Rascal Flatt Literary Devices

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Suicide is defined as “the act or an instance of taking one's own life voluntarily and intentionally especially by a person of years of discretion and of sound mind” (Merriam-Webster Dictionary). It is usually the result of a mental illness such as depression or bipolar disorder. It has grown into a severe problem in the United States as to be reported as the 10th leading cause of death among Americans. Every year suicides tear families apart and are the reason for countless lives lost. In the single “Why” by American band Rascal Flatts, the song is based around the aftermath in the view of one person who knew a teen who committed suicide. This song really hit close to home for all three members of the band because all of them have dealt with…show more content…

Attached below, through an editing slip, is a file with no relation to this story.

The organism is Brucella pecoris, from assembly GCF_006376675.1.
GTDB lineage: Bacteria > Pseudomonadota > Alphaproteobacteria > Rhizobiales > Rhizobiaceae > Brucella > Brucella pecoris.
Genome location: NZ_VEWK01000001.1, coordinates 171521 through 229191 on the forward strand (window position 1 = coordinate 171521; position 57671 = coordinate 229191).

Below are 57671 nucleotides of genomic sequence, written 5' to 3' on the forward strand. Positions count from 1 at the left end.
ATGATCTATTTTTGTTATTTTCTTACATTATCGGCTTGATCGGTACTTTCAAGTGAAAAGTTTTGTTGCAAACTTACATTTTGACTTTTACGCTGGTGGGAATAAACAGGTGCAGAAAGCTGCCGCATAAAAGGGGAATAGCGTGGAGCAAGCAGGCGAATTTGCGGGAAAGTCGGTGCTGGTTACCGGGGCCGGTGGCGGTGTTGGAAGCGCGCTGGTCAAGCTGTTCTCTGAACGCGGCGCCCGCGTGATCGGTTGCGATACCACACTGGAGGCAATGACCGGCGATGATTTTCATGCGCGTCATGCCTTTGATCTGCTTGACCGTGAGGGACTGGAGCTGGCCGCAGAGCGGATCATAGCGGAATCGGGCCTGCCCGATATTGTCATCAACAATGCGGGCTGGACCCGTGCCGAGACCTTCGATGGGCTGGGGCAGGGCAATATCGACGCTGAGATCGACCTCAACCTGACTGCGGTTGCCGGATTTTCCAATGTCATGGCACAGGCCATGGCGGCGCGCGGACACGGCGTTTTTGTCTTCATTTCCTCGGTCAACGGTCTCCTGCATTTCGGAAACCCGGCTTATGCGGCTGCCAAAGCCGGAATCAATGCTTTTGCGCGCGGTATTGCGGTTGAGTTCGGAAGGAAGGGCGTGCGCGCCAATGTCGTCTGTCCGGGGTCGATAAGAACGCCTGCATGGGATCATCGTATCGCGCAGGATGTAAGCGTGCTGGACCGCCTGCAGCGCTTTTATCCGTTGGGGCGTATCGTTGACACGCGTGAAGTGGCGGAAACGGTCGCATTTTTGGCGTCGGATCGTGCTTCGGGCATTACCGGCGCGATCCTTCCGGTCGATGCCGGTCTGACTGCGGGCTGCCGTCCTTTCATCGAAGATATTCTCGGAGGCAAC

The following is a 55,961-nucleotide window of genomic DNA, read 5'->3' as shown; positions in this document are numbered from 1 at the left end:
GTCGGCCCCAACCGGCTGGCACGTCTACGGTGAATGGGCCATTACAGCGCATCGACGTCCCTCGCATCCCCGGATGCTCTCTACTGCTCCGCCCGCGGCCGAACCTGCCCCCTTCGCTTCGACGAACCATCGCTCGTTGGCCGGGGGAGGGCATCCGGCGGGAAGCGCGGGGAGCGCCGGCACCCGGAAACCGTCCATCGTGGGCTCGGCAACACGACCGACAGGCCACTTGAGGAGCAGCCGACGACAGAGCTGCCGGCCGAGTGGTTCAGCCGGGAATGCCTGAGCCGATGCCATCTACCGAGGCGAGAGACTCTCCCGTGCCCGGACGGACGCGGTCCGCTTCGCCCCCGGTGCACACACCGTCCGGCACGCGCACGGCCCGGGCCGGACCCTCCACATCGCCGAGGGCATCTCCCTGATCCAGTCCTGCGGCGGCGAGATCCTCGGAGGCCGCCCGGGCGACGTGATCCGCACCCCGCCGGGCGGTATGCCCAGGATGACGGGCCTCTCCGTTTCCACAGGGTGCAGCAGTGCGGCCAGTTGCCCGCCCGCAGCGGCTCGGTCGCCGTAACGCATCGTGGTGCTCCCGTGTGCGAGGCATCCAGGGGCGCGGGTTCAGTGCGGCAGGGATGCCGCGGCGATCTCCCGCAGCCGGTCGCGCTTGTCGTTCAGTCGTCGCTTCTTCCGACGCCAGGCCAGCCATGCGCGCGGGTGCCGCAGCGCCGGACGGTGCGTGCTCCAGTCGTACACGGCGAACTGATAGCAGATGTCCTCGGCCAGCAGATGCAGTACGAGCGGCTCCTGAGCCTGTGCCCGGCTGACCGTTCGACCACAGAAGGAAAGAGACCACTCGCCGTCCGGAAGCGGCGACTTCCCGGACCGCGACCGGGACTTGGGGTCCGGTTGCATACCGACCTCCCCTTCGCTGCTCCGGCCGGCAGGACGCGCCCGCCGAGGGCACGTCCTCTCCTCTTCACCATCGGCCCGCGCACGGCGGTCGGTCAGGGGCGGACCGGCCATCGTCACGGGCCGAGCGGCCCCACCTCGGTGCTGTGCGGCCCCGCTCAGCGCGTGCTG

One of the literary devices he uses very effectively is imagery. He paints a picture in the listener’s mind that lets them see what the character in the song is seeing and how that makes him feel. The songwriters say, “Now the oak trees are swayin’/ in the early autumn breeze/ A golden sun is shining on my face/ The tangled thoughts I hear/ A mockingbird sings/ This old world really ain’t that bad a place” (Mathes, Shamblin). In this verse the lyricists mix how the character in the song is feeling with what he is seeing giving listeners a powerful sense of imagery as well as an idea of the painful thoughts racing in the mind of the person in the song. It seems as if this person starts to lose hope after remembering the suicide, but he then looks around him at the beauty of the world that he lives in and realizes that it isn’t so bad. However, the most interesting and compelling literary element that the author uses throughout the song is his analogy comparing life to a concert or stage performance and how the person who committed suicide left the stage in the middle of the performance, and they do this multiple times throughout the length of the song. The songwriters’ exact words are, “And why you would leave the stage in the middle of a song/...When you took the stage you shined just like the sun/...And why you would leave the stage in the middle of a song/… ‘Cause it’s not like you to walk away in the middle of a song/ Your beautiful song/ Your absolutely beautiful song” (Shamblin, Mathes). These verses are undebatably the strongest in the whole song because they truly sum up what the lyricist

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